A Westchester High School student is one of several Los Angeles area students who were recently honored in the city’s African American Heritage Month Writing Competition.

Shannon Polee, a senior at Westchester High, earned second place in Division III of the writing contest with her piece, “How Far We Have Come!”

Held for the fourth year in a row, the contest is designed to expose youth across Los Angeles to the important role literature plays in society and history, a spokesperson for Mayor Antonio Villaraigosa said. Students from sixth to 12th grade classrooms throughout the county were asked to explore African American history in an essay themed “African American Empowerment: Remembering the PastÖWriting the Future.”

From over 500 submissions — the most ever received in the competition — nine student authors were selected by a distinguished panel of artists, celebrities, and community leaders to be honored by Villaraigosa.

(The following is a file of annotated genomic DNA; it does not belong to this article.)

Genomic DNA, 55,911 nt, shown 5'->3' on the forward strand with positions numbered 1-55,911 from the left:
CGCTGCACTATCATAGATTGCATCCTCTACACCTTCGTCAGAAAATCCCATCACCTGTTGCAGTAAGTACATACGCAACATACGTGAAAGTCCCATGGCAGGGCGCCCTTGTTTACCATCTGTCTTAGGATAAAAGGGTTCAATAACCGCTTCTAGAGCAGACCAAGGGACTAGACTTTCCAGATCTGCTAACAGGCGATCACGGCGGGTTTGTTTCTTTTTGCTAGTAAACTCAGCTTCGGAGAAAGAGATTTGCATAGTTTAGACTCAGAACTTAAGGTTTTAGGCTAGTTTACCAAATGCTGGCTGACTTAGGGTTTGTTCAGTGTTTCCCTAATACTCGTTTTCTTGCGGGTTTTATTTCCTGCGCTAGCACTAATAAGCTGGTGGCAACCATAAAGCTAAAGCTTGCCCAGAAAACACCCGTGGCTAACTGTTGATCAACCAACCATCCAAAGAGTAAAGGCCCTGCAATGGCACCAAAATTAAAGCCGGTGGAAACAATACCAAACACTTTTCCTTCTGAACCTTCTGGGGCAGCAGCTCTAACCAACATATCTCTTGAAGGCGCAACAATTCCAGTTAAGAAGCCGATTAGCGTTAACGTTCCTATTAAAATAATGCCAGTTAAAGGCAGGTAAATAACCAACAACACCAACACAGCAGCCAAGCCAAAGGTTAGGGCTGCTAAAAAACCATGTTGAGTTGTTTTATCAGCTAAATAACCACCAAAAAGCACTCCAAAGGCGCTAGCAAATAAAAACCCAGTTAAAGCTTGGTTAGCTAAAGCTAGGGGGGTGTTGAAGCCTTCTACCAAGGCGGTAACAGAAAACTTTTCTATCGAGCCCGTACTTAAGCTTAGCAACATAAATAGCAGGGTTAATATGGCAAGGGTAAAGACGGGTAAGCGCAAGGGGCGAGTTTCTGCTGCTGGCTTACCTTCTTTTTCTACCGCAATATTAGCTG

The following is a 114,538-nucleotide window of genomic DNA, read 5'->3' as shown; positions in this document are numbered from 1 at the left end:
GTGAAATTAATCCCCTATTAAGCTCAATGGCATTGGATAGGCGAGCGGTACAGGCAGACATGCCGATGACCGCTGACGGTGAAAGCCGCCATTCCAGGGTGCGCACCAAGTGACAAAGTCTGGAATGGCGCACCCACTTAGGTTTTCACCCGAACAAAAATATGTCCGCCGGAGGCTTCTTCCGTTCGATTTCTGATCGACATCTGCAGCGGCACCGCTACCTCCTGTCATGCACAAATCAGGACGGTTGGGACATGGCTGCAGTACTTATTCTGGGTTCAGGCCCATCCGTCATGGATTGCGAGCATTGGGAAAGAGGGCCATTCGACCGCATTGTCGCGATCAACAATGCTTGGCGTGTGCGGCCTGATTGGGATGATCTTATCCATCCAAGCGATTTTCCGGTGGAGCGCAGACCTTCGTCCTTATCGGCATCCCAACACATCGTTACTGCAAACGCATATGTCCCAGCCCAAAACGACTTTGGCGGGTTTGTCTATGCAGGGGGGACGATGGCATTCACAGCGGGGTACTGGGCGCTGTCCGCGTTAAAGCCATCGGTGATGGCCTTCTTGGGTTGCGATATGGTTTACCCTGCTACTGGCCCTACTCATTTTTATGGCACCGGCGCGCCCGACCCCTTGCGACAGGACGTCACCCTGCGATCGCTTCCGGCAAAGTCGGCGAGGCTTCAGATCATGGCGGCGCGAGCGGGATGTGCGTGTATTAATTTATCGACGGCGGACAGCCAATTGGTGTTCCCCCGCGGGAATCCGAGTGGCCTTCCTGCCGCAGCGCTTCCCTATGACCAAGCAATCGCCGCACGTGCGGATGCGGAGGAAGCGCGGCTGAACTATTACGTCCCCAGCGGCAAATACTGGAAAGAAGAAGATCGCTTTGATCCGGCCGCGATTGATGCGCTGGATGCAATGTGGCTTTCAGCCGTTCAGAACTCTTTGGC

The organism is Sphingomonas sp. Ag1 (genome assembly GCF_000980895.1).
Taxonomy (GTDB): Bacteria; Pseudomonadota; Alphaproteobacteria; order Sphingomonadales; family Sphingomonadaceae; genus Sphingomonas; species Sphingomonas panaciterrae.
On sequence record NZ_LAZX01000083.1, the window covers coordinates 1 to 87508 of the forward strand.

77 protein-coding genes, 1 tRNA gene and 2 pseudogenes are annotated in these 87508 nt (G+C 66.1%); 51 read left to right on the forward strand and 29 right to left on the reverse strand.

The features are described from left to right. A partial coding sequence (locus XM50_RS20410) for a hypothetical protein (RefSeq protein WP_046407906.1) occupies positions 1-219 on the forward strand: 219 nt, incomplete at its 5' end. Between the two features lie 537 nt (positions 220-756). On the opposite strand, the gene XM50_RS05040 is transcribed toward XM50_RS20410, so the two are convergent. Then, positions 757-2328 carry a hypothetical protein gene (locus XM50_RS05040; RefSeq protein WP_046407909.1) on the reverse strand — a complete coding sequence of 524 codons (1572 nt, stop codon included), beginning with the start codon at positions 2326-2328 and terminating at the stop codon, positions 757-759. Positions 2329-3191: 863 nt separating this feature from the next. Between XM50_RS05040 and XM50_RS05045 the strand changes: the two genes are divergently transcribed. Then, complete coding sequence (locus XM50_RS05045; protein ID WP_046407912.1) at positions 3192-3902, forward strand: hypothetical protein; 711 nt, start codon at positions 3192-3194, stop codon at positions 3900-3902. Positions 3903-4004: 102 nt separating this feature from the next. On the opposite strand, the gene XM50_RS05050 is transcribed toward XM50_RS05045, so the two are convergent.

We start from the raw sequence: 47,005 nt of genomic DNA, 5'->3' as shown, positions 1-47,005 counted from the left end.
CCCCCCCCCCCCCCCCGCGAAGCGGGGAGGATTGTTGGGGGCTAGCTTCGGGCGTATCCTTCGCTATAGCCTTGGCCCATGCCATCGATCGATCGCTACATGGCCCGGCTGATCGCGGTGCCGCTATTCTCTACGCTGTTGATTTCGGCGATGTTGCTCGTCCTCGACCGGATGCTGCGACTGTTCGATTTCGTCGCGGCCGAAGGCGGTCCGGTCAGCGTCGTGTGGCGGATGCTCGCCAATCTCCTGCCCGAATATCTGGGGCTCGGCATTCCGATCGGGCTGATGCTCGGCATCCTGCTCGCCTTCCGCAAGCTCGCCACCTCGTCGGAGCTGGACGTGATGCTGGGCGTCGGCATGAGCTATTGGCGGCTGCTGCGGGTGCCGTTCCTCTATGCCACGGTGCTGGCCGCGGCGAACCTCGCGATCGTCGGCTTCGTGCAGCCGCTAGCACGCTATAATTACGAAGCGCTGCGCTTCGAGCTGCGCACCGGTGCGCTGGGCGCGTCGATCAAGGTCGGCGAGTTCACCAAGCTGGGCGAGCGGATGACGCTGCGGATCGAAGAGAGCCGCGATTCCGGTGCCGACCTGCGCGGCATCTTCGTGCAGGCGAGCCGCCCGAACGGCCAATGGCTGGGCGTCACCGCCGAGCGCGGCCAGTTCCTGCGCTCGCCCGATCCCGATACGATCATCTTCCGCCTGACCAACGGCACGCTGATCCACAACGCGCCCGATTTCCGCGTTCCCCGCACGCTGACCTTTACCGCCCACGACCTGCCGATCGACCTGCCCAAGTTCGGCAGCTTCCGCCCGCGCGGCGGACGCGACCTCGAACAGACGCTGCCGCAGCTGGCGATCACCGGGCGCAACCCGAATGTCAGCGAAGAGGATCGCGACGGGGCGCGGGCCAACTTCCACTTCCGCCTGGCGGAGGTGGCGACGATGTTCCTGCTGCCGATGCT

“The potential of our youth here in Los Angeles inspires me everyday,” said Villaraigosa, who announced the contest winners March 5th.

“It is an honor to be able to reward their talent. I am proud of each and every contestant and I hope they continue to strive for excellence in a creative and nurturing environment that will allow more students the opportunity to flourish.”

The program began with students participating in a question and answer session moderated by master of ceremonies Kel Mitchell and featuring a panel of guests including Grammy Award-winning rapper Common, ABC7 reporter Amy Powell, author David Hollaway, Fox 11 News anchor Christine Devine, entrepreneur/philanthropist Sheila Starks, and members of the 2010 Super Bowl-winning New Orleans Saints, Robert Meachem and Marques Colston.

The writing event was a collaborative effort between Villaraigosa’s office, the city Department of Cultural Affairs and Time Warner Cable.

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